A. Flour Treatment and the Improvement of Flour

There is a huge demand for flour improvers these days, in the baking trade and in the food industry. 

In the past, fifty or sixty years ago, millers were not faced with this topic – except, perhaps, in the context of some very special sideline tasks such as the first attempts to vitaminize light-coloured flours (now generally known as "flour fortification"). 

After the hardship and privation of the war and the years that followed, the world's populations were satisfied with what grew on the soil, what farmers and cooperatives delivered to the mills and what could be shipped across the oceans in the context of world trade. 

And if the worst came to the worst one delved back into the past. Holger Jörgensen discovered it in 1935; P.R.A. Maltha confirmed it fifteen years later: ascorbic acid offers a reliable way of closing many a gap in quality (Jörgensen, 1935; Maltha, 1950). 

This, along with the intelligent use of malt flour, was the only possibility that existed for some long time.

But the mid 1960 s saw the start of a new development. The useful properties of certain mono-diglycerides, and especially lecithin, as an aid to baking had been discovered, and it was now possible to use compounds for virtually all the stages of the improvement process. 

At the same time an extremely practical new theory had become known. Flour improvement is not a question of achieving particularly "good" rheological or analytical values. The secret is to adjust certain empirical data precisely. 

The rheology must "be just right". And of course the results of baking must correspond to the parameters set: it is this that determines the specific nature and intensity of flour treatment.

Ultimately it does not matter what technical means are used to "train" a commercial flour for the tasks it is to perform; but there can be no doubt that in practice the specific use of certain additives and ingredients plays the leading role throughout the world.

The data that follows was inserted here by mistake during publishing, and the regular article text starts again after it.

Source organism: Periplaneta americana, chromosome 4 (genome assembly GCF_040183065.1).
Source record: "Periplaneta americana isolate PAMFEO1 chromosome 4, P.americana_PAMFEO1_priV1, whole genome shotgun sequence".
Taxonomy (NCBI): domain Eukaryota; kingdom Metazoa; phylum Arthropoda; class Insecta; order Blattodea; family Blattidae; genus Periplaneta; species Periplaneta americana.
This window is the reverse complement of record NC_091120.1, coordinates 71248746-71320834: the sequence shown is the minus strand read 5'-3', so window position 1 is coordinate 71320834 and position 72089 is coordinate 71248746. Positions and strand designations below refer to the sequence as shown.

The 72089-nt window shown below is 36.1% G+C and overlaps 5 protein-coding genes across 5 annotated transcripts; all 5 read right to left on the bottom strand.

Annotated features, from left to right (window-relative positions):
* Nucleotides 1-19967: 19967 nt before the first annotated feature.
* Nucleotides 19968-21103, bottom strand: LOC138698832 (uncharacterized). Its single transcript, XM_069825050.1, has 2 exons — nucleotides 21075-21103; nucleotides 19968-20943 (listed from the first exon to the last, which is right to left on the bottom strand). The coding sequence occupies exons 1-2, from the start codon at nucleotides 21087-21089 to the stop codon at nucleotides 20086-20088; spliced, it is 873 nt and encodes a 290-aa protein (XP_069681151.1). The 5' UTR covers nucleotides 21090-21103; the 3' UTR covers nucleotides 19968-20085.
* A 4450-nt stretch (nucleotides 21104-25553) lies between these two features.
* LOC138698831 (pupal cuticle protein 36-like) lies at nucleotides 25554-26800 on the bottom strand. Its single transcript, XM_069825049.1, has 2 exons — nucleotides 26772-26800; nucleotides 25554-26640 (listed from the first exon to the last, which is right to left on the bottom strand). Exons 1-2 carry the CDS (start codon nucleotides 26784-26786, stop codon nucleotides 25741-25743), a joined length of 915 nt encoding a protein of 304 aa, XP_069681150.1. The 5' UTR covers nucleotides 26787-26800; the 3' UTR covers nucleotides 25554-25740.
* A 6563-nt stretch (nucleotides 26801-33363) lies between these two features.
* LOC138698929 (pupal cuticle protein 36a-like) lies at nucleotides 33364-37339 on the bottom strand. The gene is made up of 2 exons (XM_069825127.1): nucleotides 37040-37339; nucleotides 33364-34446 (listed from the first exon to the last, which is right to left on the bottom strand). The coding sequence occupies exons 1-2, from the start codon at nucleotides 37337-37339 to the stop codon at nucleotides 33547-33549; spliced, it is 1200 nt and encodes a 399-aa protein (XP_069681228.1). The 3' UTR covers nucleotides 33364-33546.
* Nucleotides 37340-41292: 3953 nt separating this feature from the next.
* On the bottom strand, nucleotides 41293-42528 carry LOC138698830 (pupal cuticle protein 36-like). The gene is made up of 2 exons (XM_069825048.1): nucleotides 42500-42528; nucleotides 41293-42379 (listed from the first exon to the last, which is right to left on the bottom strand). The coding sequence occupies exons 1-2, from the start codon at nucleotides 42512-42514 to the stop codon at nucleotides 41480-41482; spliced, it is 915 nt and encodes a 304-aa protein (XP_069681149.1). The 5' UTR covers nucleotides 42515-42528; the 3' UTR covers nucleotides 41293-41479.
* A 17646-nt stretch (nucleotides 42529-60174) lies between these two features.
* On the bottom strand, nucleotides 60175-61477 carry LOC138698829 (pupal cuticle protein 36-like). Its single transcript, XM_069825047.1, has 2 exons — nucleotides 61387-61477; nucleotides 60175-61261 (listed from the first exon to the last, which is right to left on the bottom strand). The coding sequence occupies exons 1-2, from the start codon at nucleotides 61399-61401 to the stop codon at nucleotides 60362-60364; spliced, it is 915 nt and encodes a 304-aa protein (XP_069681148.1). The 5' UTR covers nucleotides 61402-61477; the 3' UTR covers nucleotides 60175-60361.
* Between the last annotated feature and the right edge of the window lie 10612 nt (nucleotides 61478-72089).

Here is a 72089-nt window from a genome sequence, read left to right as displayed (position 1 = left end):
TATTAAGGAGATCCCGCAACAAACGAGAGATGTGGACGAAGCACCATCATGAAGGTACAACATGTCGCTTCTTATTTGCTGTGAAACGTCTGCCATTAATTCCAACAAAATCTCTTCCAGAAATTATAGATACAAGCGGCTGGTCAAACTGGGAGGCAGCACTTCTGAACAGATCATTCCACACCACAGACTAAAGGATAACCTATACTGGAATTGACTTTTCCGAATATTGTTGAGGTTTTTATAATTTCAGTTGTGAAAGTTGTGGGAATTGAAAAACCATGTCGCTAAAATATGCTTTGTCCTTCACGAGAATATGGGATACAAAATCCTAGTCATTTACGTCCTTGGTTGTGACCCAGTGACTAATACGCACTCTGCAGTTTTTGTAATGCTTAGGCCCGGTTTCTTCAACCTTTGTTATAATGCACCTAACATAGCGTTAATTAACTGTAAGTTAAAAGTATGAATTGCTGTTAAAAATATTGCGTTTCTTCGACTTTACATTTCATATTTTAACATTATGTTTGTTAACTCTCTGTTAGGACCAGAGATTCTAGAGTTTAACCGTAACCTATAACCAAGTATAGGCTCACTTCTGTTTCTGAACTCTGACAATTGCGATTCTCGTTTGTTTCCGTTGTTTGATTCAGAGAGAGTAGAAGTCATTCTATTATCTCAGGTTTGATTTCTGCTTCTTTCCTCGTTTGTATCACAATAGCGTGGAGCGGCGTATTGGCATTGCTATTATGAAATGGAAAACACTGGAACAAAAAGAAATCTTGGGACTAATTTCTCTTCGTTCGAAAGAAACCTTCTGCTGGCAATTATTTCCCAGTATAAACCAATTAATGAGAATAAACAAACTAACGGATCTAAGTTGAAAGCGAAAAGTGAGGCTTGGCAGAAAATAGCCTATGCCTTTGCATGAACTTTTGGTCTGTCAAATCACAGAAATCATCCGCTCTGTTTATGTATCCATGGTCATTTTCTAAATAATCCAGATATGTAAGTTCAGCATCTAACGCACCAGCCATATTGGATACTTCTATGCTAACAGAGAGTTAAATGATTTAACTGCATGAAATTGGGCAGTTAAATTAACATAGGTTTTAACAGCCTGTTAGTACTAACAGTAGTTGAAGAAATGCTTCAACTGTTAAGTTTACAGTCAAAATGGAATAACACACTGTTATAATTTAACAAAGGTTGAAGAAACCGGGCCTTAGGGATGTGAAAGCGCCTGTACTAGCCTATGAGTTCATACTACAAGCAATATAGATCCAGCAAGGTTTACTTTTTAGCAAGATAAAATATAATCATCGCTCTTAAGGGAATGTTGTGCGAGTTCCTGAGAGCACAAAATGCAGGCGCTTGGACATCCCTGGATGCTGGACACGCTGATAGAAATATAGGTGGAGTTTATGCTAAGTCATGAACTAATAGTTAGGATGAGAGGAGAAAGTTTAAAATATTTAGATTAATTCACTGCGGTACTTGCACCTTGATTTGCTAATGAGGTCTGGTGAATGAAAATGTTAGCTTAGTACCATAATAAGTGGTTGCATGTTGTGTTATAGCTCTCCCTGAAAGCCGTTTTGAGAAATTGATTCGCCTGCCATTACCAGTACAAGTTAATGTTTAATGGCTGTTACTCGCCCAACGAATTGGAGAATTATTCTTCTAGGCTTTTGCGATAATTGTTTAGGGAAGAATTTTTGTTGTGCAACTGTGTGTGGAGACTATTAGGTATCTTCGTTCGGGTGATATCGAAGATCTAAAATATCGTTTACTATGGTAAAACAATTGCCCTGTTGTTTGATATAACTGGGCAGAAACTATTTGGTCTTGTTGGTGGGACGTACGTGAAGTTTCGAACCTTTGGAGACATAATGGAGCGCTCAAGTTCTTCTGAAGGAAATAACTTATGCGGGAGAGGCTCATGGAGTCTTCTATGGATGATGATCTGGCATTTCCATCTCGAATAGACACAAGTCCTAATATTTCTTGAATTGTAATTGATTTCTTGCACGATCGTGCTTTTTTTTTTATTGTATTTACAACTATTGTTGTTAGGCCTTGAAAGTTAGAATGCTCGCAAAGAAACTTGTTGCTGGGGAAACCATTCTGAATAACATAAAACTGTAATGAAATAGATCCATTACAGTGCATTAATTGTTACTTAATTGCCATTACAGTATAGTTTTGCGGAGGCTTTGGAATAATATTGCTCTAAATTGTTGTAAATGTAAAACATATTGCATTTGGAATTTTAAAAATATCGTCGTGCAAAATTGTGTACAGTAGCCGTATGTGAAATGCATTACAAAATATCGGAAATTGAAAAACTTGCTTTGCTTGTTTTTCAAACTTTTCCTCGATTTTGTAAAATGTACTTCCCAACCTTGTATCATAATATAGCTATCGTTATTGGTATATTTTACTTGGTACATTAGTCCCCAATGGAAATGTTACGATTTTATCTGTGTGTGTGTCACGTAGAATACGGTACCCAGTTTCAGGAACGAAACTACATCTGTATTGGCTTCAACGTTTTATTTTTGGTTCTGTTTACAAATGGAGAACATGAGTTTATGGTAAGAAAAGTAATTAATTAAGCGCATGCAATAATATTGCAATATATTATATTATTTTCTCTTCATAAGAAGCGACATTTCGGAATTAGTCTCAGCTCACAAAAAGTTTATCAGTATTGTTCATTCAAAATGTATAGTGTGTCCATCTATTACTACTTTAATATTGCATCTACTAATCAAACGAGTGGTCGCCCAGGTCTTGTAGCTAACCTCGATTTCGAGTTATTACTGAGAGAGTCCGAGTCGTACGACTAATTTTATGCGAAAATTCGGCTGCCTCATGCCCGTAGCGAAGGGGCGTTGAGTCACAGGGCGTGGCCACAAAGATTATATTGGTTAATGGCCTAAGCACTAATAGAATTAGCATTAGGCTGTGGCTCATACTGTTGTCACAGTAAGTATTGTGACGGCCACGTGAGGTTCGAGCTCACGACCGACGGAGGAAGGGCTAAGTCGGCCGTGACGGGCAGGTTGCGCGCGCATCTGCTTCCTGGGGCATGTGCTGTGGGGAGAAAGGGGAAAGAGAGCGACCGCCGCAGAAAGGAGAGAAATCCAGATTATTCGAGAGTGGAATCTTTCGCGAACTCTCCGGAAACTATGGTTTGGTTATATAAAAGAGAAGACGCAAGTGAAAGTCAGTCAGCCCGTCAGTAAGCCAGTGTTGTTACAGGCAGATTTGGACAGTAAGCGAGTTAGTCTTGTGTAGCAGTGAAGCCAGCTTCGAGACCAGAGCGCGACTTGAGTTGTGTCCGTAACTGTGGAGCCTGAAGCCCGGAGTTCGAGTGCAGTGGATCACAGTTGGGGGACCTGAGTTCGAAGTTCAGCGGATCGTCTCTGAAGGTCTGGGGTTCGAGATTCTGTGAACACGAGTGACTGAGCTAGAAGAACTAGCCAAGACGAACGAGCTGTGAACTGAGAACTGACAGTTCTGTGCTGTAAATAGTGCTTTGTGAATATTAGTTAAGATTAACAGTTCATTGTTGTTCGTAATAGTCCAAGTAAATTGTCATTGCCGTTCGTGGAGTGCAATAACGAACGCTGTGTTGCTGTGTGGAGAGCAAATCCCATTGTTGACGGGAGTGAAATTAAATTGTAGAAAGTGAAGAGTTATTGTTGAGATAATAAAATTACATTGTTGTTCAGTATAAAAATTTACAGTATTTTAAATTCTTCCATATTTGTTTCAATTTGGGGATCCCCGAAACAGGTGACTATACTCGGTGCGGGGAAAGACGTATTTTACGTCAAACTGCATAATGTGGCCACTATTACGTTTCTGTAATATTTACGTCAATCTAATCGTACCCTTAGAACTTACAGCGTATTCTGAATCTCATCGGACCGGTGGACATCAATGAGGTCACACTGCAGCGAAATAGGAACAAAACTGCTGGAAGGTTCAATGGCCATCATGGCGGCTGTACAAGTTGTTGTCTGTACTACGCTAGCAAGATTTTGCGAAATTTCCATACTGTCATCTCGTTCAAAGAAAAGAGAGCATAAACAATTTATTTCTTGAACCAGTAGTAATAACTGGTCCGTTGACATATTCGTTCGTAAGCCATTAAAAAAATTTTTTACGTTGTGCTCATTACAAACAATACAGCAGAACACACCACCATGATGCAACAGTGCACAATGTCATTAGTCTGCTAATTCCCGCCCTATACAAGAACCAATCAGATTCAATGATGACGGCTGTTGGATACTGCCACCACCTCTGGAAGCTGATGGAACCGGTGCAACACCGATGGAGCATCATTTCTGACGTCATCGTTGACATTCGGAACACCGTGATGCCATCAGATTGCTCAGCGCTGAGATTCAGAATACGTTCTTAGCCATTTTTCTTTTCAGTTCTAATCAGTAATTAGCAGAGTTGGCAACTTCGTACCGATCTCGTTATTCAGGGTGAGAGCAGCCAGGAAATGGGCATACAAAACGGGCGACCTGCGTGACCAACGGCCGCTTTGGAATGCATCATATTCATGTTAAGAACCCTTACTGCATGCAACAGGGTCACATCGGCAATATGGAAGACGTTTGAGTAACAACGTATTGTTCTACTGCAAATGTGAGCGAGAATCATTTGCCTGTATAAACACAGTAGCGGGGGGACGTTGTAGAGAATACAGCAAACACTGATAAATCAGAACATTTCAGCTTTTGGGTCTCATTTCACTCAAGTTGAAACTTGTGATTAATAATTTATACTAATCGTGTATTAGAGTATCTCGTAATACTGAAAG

However, the demands made have changed in a characteristic manner in recent years. Ten years ago it was an attractive objective to construct an "all-round" flour from which biscuits and also bread rolls and toast slices could be made in excellent quality. 

These days – especially in the food industry – priority tends to be given to top qualities for limited, special purposes. There has always been, and there remains, a great need for research.

B. Flour Treatment is an Essential Part of the Industrial Production of Flour

Flour Treatment is an Essential Part of the Industrial Production of Flour. Wheat is of increasing importance for feeding the world's population, whose growing number and changing food consumption habits require more and more wheat flour. 

At the same time the processing of wheat flour is changing; although small craft bakeries still predominate in many parts of the world, industrial bakeries are taking an increasing share of the market and thus of the raw material, flour. 

In these bread factories it is not uncommon to find engineers at the production line rather than bakers. 

The direct interaction of the raw material or dough with the person responsible has been reduced to a minimum, and this necessitates a minimum of fluctuation in the properties of the raw materials since the machines do not (yet) have a "feeling" for the dough. 

Consequently, the flour producer, the mill, is considered responsible for uniform flour quality. This goal of standardization is achieved by the art of milling and with flour improvers. At bakeries, specialization of the flour is carried out by means of bread improvers. 

The ingredients used on both levels are often the same. The main difference lies in the dosage of the improver preparation: typically 10 – 100 ppm at the mill, 1,000 - 100,000 ppm at the bakery (0.1 - 10%). 

The continuous production of large amounts of flour at the mill requires additives with good flow properties as well as low dosages. 

This means that additives such as emulsifiers or fat powders that tend to form lumps are not suitable, and salt and sugar are not added at the mill either because of their high dosage. 

Flour mills generally apply single ingredients separately – only occasionally in premixes – whereas bakeries apply bread improvers composed of several additives. This chapter mentions the most common flour improvers. They may also be part of bread improvers.